On several occasions during his younger days, Sol reported robberies that didn’t always hold up under further examination. The same year he patented the Hump hair pin, for example, he claimed that $400 worth of diamonds (about $12,000 in modern money) had been stolen from him on a train outside Chicago while he had stepped away to smoke a cigar. A decade later, he accused two off-duty Chicago cops of beating and robbing him and his girlfriend after a traffic dispute. The cops told a different story, claiming Goldberg had brandished a gun and a scuffle had ensured, but that nothing had been stolen.
No one took much notice of those unusual incidents, but as Sol accumulated more wealth, more controversies followed—including repeated investigations and penalties for tax fraud from the IRS. Things got decidedly uglier towards the end of the Depression, as in the span of a few months in 1939, Goldberg was sued for $1 million in unpaid bonds and—in a wholly unrelated crackdown—got raked over the coals by a federal judge for worker exploitation within the Hump Hairpin MFG Co. . . . including a scandalous charge of child labor abuses.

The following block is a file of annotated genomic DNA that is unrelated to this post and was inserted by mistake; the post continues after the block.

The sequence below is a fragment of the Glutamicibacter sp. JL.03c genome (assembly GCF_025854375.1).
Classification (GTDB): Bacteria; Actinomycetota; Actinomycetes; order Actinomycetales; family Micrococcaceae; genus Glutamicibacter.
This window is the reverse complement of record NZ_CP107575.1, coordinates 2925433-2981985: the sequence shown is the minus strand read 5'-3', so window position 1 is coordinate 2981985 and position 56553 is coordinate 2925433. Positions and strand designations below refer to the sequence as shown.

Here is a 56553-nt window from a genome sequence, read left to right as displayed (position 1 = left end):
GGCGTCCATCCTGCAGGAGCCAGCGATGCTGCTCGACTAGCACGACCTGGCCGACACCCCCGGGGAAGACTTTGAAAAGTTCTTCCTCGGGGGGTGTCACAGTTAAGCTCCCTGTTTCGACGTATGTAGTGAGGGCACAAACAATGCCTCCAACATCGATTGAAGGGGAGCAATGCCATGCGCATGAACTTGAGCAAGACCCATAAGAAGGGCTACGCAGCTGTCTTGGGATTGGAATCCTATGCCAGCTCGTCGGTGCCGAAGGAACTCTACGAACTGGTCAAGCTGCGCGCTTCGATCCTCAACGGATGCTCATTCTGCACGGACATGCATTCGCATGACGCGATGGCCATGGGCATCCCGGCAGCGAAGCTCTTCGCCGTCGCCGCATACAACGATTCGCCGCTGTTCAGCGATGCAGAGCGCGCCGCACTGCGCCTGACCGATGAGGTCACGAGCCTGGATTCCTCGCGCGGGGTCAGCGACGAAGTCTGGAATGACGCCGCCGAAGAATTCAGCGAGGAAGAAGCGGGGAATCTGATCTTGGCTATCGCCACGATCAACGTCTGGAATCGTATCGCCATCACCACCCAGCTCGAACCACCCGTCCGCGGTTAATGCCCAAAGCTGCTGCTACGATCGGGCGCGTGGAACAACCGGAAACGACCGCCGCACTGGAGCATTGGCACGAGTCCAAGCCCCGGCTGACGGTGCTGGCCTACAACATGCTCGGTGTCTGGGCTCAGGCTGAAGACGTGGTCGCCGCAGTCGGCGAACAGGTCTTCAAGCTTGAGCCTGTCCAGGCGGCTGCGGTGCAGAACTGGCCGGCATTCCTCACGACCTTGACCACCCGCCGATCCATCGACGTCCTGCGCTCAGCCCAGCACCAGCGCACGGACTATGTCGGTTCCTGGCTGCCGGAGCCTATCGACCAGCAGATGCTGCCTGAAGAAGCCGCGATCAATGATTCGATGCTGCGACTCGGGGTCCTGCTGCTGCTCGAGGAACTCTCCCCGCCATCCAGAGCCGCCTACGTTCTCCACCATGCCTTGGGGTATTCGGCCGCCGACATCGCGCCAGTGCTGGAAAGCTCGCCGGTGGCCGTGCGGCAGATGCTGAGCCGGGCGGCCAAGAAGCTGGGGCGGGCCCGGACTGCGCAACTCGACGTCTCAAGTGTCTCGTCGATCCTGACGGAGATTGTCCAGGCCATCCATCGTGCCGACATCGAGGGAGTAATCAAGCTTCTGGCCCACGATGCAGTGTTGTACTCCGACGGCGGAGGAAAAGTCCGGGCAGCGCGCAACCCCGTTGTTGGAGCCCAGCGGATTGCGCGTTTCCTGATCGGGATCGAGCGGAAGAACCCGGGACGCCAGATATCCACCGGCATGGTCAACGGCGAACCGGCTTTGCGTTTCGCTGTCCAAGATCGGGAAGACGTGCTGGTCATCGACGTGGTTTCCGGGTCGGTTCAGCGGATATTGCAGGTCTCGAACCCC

In what was then the “largest restitution case involving a single company since enforcement of the Fair Labor Standards Act began,” the Hump Hairpin MFG Co. / Chain Store Products Corp. was forced “to restore more than $100,000 in back wages” to about 300 of its work-from-home employees—a large majority of whom were actually children who’d been hired to insert hairpins into cardboard containers. Most of these child laborers lived within a mile radius of 35th Street and Halsted on the South Side, and were paid from 10 to 20 cents per hour.
At the time, the expanded Hump Hairpin plant at 1918-1936 S. Prairie Avenue was producing 56 million pins every day, and so the company blamed their hired distributors for employing the child workers, claiming it was out of their control. Unfortunately for Sol H. Goldberg, it would be the last story he’d ever spin for the press. By the summer of 1940, he was dead from unknown causes, and the Hump Hair Pin MFG Co. was headed into wartime production with the widowed Ruth Goldberg as its new president.
VI. Meet the Gaylords
“Any woman can outdo her husband in business if she wants to put her mind to it. The trouble is that enough women don’t want to put their minds to anything. They’d rather be dumb, because men like them better that way.” —Ruth Goldberg, aka Ruth Gaylord